Mexico explosion: Families demand answers over deadly blast
Relatives of workers inside a petrochemical plant that exploded in Mexico are demanding answers from managers over what happened.
The blast hit the facility in the southern city of Coatzacoalcos in Veracruz state on Wednesday. The cause of the explosion is unclear.
The death toll reached 24 on Thursday, with another 13 still seriously hurt.
Dozens of family members gathered near the gates of the plant to demand talks with plant bosses.
Some tried to force their way into the compound, the Associated Press news agency reported.
Mexico's state oil company Pemex raised the death toll late on Wednesday, and said 19 people remained in hospital.
Rosa Villalobos travelled four hours to search for her son who worked at the plant, but could not find him at the hospital.
"What I want is for justice to be done in my son's case, for there to be no impunity," she told AP.
"I'm going to stay here. Even though I have no money, even though I have nothing to eat, I'm staying put."
Ancelma Cordero's 21-year-old brother is one of the missing. "We are desperate because no-one is coming out to show their face," she told Reuters at the plant gates.
"They told us we were breathing toxins and we should leave. But ... if we leave, they could make the bodies disappear."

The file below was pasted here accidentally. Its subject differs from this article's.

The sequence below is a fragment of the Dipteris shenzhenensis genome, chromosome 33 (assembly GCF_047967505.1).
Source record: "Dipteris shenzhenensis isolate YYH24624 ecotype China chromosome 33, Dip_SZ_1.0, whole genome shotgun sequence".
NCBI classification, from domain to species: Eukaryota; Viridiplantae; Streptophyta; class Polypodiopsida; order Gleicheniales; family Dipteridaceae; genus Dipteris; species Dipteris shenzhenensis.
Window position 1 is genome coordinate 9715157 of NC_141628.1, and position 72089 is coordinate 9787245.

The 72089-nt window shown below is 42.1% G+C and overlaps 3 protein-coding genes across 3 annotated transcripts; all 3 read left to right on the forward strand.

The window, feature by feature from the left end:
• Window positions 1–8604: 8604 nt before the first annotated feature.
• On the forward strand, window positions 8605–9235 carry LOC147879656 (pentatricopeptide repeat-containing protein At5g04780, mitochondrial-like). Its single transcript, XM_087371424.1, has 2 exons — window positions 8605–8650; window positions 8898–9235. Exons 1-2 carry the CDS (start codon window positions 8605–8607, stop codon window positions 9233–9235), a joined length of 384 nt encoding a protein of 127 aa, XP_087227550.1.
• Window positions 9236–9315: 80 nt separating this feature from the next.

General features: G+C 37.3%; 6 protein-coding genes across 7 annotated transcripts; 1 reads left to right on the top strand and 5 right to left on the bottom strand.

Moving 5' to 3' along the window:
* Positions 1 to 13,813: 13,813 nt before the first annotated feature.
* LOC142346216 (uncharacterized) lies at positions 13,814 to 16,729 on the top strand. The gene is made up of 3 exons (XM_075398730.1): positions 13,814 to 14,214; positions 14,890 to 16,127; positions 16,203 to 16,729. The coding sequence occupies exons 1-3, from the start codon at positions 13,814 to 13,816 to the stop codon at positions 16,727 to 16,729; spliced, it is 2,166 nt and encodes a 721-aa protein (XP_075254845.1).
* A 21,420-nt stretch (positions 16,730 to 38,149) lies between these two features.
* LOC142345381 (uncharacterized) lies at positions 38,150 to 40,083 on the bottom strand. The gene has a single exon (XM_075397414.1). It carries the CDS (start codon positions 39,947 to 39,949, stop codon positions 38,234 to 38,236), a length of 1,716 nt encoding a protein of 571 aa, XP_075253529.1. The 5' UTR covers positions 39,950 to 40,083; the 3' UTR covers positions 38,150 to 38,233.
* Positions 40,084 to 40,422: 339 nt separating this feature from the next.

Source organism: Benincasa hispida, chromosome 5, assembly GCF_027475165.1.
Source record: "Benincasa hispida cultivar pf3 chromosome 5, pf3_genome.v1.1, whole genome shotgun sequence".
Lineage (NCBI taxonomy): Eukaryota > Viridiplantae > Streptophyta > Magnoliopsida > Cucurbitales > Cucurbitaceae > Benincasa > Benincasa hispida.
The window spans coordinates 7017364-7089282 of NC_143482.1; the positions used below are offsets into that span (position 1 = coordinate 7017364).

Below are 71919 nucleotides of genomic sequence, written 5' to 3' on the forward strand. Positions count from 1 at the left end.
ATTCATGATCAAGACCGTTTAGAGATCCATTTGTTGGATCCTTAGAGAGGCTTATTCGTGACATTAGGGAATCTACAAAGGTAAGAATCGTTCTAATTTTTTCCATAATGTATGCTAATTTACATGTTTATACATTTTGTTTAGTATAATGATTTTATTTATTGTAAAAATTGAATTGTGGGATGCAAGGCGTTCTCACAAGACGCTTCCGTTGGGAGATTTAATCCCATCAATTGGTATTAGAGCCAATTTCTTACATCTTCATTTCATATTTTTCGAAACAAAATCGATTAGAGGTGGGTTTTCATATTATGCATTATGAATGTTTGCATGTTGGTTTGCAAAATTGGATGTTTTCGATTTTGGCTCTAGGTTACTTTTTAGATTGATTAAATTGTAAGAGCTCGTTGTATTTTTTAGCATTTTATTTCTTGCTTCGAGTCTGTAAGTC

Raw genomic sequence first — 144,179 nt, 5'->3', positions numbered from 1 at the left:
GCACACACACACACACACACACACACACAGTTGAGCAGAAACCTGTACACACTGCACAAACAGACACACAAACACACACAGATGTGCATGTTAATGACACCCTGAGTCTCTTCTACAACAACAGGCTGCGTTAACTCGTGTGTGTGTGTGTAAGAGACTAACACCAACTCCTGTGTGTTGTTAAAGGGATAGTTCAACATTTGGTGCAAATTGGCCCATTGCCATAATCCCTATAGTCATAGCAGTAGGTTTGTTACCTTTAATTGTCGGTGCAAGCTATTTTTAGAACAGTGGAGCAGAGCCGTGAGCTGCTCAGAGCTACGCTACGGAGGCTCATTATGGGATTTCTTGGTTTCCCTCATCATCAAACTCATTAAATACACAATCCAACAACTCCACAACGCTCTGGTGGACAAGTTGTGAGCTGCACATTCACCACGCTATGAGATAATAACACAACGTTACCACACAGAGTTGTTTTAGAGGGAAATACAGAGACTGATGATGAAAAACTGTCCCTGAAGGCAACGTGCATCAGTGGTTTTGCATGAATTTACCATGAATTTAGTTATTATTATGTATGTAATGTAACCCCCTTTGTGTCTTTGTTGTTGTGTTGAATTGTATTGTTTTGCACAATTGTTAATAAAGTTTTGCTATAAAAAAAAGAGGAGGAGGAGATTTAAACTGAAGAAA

President Enrique Pena Nieto, who spoke of "a tragic accident", travelled to the site late on Thursday.
The director of Pemex, Jose Gonzalez Anaya, said the explosion "was caused by a leak" but "we don't know how that leak occurred".
The incident occurred at around 15:15 local time (20:15 GMT) on Wednesday. Veracruz state Governor Javier Duarte told a radio station the blast was felt 10km (six miles) away.
More than 130 people were injured and thousands had to leave their homes.
The head of Mexico's emergency services, Luis Felipe Puente, had earlier said 10 bodies were found when his staff entered the site.
Residents were told to stay indoors because of the possible toxic nature of the smoke from the blast, but Pemex said the smoke dissipated quickly, lessening any possible toxic effects.
On Thursday the company said there was no longer any danger from the smoke.
AP reported that the plant produces vinyl chloride, a dangerous chemical used to make PVC pipes and packaging materials.
In September 2012, an explosion then a fire at a gas plant in the northern state of Tamaulipas killed 33 people.
Pemex's own headquarters in Mexico City was hit by a large gas blast in January 2013, killing 37 people.
A number of fires also struck the company's rigs in the Gulf of Mexico last year, and a worker was killed in another fire at the Veracruz plant in February this year.